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Comment: Faith... or Ivory Tower Syndrome (Score 1) 1486

by queenb**ch (#35749012) Attached to: Is Science Just a Matter of Faith?

IMHO, part of the problem is that professors are often economically and professionally invested in their pet theories. They derive grant money, consulting, and professional status from being an authorative expert on whatever it is. And authorative experts are "right".

  It is taboo for a student or anyone who cannot match the peeing contest of academic credentials to question them. Even then, it often starts bitter battles that last entire lifetimes. Battles which have been known to fly in the face of logical, rational thought and mounds of evidence to the contrary. Why? Because someone has an absolute need to be "right".

During my academic career, I have often run into a great deal of trouble because I do question nearly everything. I don't care if it is printed in the text book. The book is often wrong and I have, in class, on more than one occasion been able to prove it. And in at least one case, the professor had written the text book :/

Comment: Should be legal to slap parents when kids are bad (Score 1) 615

by queenb**ch (#35738794) Attached to: Ask Slashdot: Would You Take a Pay Cut To Telecommute?

I'm also guessing that anyone who leaves a child to "free range" won't object when you're spending your retirement money to bail him out of jail in about 10 years......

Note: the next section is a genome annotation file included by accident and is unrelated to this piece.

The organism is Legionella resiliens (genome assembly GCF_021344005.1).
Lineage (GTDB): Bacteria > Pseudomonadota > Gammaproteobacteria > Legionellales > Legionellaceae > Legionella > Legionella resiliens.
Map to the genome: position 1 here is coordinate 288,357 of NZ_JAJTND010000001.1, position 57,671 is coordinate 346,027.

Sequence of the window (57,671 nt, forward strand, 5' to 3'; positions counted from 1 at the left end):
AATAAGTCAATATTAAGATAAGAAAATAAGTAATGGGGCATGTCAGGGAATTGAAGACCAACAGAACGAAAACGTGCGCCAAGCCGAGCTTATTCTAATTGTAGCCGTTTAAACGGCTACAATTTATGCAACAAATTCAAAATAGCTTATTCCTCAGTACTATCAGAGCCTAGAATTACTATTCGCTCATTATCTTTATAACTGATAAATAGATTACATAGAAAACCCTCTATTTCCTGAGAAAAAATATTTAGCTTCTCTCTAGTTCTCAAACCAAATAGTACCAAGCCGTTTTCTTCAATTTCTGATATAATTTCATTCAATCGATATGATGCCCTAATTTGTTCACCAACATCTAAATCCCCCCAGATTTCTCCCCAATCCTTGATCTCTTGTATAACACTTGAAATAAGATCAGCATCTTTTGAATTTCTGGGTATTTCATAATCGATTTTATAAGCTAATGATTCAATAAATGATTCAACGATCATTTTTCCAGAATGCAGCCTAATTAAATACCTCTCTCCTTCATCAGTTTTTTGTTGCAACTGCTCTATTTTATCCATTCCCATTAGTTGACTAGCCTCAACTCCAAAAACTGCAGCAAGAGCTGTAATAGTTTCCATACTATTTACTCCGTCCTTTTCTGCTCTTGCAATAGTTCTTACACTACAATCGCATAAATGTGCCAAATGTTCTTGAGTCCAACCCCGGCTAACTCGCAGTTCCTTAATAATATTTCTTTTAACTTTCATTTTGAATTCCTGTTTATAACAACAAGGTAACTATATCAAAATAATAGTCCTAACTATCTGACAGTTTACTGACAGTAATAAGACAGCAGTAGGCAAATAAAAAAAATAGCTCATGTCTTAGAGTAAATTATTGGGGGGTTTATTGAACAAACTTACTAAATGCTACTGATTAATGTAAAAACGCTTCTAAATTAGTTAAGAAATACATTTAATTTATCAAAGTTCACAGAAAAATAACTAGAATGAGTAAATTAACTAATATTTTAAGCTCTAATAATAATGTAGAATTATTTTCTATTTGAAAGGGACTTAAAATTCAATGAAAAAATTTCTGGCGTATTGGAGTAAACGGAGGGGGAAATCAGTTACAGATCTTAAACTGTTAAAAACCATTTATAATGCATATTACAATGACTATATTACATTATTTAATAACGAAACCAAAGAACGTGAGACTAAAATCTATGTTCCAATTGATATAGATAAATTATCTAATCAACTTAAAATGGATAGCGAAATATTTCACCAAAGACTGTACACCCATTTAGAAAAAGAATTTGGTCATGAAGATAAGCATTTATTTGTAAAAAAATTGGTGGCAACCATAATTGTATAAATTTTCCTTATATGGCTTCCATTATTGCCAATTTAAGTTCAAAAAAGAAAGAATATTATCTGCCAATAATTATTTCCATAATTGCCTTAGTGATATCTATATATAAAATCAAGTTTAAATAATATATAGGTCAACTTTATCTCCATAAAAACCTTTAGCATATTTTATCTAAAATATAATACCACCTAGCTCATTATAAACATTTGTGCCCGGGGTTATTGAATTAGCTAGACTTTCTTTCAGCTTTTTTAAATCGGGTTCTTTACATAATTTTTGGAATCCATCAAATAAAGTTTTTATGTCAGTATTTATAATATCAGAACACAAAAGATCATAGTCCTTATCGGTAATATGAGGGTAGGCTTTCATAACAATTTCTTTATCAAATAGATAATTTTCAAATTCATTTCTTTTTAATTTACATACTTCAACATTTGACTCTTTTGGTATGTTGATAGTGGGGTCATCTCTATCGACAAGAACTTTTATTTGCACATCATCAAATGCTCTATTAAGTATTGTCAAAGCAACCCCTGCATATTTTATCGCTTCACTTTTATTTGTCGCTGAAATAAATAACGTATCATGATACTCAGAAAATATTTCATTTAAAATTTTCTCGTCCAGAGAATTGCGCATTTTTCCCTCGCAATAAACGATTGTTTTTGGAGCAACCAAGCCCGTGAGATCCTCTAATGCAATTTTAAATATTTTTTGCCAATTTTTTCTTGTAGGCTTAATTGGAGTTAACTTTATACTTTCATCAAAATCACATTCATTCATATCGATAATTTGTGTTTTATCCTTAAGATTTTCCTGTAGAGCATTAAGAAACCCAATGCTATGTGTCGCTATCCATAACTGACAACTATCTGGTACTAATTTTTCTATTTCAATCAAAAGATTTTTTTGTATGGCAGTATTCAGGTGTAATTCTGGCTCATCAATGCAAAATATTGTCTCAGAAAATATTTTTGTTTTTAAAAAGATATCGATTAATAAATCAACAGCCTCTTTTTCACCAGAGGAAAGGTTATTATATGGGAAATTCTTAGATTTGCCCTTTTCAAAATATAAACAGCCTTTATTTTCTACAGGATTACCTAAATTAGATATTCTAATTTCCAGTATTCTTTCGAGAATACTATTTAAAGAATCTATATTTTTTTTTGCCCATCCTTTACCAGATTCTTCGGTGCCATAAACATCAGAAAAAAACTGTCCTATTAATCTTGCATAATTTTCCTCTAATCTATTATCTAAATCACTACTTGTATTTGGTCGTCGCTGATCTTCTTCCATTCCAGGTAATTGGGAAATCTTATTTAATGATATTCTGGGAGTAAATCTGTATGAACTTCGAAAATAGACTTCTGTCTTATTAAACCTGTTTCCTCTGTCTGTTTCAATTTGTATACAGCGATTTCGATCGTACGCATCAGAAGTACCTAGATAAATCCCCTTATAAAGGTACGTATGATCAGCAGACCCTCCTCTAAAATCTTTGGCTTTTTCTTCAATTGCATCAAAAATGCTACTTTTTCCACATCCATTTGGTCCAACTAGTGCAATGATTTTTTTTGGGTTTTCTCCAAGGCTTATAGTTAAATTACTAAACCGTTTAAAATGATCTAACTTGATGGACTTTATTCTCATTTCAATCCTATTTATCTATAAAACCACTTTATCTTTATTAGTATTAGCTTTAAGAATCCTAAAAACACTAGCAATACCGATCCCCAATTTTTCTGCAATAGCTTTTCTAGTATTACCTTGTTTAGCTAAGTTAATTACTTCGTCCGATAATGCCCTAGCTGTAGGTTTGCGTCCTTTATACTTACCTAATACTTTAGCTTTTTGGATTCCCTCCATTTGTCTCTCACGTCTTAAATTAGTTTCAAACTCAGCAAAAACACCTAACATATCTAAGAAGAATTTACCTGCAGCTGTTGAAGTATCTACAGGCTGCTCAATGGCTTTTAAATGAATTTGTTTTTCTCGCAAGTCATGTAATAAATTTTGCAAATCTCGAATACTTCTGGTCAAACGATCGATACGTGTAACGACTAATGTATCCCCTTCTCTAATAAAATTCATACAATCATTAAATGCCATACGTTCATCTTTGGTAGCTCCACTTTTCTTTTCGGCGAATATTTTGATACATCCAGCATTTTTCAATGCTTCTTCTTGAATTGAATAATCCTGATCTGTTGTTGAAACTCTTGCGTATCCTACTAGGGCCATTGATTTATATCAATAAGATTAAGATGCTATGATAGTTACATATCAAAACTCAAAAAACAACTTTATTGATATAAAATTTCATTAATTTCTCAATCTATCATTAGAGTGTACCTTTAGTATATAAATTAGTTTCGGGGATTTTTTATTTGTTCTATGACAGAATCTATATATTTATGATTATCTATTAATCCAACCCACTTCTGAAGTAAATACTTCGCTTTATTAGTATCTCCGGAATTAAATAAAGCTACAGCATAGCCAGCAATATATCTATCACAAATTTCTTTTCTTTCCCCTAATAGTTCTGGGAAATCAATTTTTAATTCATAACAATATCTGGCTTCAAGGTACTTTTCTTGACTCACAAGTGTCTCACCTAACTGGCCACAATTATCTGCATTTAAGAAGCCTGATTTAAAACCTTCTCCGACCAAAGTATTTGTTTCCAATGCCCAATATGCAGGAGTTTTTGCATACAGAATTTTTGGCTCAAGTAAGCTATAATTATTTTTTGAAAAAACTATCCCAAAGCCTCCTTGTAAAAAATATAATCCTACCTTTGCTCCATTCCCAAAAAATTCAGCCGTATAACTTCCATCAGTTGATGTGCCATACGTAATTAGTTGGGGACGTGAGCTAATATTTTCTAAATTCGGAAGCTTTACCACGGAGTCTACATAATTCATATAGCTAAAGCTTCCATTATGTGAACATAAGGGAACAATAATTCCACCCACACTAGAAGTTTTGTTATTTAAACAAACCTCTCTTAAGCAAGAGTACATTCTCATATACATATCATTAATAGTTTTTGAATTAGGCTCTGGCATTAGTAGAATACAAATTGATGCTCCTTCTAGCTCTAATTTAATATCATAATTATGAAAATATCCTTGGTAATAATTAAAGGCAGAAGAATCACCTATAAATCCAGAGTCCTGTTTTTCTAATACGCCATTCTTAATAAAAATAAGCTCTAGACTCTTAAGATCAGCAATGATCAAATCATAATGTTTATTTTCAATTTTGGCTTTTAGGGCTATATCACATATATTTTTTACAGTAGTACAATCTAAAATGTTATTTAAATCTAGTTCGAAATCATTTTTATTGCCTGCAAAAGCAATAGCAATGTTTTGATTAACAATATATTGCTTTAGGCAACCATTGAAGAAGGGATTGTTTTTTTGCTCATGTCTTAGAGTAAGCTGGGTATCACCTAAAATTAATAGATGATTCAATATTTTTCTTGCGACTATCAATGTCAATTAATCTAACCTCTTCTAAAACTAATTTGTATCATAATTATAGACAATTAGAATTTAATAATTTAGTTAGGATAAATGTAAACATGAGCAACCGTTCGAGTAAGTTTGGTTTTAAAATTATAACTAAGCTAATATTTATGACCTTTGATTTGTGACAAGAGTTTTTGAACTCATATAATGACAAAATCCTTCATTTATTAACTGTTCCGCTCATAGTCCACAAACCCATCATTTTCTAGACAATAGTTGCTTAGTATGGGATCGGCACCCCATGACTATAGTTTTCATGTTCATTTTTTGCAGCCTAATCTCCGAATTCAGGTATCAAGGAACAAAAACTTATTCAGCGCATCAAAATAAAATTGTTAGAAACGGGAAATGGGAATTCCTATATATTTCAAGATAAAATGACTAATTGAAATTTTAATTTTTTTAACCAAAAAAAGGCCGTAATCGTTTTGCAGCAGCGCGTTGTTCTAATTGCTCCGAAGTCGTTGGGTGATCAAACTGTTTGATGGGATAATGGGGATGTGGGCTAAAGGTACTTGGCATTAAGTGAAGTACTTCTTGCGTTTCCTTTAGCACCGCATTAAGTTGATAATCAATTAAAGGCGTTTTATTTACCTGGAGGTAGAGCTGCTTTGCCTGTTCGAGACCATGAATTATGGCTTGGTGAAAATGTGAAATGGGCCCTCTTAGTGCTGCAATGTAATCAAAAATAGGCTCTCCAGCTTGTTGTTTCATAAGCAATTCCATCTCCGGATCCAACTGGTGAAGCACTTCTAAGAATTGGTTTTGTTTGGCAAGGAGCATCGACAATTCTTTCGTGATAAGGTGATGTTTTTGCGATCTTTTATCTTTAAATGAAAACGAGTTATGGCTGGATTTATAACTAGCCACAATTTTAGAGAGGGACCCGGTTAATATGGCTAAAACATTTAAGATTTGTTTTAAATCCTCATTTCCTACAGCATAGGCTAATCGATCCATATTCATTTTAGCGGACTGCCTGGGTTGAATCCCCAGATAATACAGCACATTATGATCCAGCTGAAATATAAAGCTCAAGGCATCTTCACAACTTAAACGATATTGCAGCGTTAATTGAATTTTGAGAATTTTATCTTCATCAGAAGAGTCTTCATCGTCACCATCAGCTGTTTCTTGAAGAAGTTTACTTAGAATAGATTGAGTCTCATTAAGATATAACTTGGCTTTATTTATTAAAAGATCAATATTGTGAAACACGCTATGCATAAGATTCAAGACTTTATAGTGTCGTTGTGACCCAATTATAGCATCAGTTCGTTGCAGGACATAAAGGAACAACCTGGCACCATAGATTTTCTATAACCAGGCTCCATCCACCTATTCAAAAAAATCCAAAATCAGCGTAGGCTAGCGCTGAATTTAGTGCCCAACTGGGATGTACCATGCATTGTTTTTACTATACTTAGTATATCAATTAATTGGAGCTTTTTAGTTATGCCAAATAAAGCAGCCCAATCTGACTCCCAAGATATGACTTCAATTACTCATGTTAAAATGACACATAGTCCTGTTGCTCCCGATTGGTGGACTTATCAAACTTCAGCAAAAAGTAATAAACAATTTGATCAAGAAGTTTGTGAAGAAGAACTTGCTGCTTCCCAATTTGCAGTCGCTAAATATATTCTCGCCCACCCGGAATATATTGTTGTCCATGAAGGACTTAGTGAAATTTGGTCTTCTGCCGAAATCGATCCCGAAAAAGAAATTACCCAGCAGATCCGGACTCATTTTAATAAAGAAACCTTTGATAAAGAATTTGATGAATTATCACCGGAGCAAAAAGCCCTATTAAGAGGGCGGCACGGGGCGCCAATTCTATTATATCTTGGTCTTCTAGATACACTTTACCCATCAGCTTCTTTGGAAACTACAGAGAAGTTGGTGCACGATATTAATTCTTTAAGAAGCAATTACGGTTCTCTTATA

Just more lame parents who think plugging their kid in to a an electronic device or turning them out for everyone else to deal with is a fine idea.

And people wonder why I despise OPC (Other People's Children). It should be legal to slap the parents when the kids are being a brat in public.

Examples from my recent experience - While out having dinner a nice restaurant, I am assaulted by a child who is about 8 years old and who is busily clearing his parent's table by throwing everything from food to the condiment containers - mostly in my direction. When the salt shaker lands in my plate of food, I ask them to have him stop. Do they say anything to the child? Oh no! Instead, I get some crap about how he's expressing himself. I tell the father that if he doesn't want me to "express myself" he needs to get his ugly squealing brat under control because I'm pay just as much to eat there as he is. While I am dealing with the parents, the little miscreat has left her parent's table and moved to my table where she is now eating off my plate. At this point, the parents have the nerve to tell me "Oh, look she LIKES you." My response was, "Good, because you just bought my dinner. The veal and lobster really are quite good here."